Suffice it to say, the city planners of Montreal in 1967 may not have anticipated much if any opposition to the growth of Montreal at the expense of the political sovereignty of the tiny farming villages that constituted the rural belt around the city. I assume they figured few in the year 2000 would be going around calling themselves a Lavalois or Pierrefondsienne.
The plan anticipates a wide variety of issues and considerations a much larger city would doubtless have to contend with. Congestion, environmental degradation, access to public education, health, social and civic services, representative democracy, sustainable economic growth and general viability were all primary concerns for the authors of Horizon 2000, who seem to anticipate a larger city-proper might actually have the financial means to properly address and triumph over these problems.
Despite the various socio-political factors which stalled our growth and development, the city grew in some of the ways anticipated by Horizon 2000 (meaning, to me at least, that it’s worth re-investigating this plan in particular should we ever got our act together to build a bigger and more significant city).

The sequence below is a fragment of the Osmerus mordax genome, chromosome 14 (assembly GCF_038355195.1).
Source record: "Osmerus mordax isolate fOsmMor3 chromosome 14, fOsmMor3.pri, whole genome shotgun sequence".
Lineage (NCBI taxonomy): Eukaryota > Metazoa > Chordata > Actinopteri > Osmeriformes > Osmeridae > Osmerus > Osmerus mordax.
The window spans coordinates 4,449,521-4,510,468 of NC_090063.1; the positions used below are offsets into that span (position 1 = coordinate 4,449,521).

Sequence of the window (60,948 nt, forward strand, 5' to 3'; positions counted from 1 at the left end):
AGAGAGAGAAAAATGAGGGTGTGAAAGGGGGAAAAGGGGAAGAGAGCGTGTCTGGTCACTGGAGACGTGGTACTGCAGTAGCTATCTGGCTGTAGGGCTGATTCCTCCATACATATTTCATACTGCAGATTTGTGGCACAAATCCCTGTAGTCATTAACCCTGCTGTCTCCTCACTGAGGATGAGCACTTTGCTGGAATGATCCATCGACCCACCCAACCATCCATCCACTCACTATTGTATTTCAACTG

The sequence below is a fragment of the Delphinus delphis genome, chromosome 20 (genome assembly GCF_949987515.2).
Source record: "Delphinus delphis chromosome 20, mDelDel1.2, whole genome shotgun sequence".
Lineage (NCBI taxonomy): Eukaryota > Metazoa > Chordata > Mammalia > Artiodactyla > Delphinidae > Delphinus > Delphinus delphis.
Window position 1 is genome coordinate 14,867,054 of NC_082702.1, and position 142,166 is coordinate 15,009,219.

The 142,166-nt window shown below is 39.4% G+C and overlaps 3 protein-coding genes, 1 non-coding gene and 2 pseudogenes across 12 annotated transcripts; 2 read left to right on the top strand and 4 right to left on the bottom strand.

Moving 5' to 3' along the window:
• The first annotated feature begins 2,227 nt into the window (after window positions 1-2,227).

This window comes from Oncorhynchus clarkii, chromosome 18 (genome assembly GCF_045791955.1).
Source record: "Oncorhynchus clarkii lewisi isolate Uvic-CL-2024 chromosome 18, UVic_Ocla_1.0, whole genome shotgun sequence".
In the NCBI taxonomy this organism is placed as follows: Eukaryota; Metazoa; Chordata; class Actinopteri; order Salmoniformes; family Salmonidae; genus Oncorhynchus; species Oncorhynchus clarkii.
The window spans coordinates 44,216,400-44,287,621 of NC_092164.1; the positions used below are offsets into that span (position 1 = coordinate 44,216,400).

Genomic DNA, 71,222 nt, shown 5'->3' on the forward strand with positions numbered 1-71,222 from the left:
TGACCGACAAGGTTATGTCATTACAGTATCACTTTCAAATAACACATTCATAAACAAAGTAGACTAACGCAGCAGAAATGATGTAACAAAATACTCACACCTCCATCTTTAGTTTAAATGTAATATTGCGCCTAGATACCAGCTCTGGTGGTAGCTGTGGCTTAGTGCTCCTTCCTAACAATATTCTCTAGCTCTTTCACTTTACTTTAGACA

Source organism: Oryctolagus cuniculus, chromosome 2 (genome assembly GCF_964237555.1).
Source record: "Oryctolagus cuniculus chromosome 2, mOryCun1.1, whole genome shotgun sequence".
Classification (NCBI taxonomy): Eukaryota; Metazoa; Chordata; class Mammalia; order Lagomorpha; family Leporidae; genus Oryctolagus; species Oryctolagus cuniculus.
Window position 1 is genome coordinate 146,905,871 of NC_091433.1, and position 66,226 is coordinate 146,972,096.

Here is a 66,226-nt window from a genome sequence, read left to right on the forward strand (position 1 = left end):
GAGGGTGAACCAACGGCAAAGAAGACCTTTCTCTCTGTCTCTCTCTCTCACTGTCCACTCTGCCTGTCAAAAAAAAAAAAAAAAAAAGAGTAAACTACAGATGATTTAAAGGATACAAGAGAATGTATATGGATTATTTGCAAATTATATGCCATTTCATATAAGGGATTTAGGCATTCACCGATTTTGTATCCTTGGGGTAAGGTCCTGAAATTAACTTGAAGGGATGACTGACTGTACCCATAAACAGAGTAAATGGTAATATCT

Unfortunately we’re starting to occupy as much space as was once deemed large enough to hold twice our number. Suburban sprawl is one problem, but a larger problem might be our inability to increase density in extant suburban areas. We occupy an inordinate amount of space.
While we’ve managed to develop an enviable public transit service, it’s far from the elegant and sophisticated ‘grand social equalizer’ envisioned for a more egalitarian future. While comprehensive, what we have isn’t nearly as large as the system that was conceptualized to move so many more people (and as you might suspect they expected much larger MÃ©tro and commuter-train systems as a matter of fact necessity), further expecting the highway system they were designing at that time to be as over-loaded as it is today.
In any case, take a gander, seems interesting enough.
It makes me wonder what kind of master plan we have today. The nearest example I can find is the Montreal 2025 plan (which for some -cough- inexplicable reason default opens to its English-language page), but this is nowhere near as bold or as driven as Horizon 2000.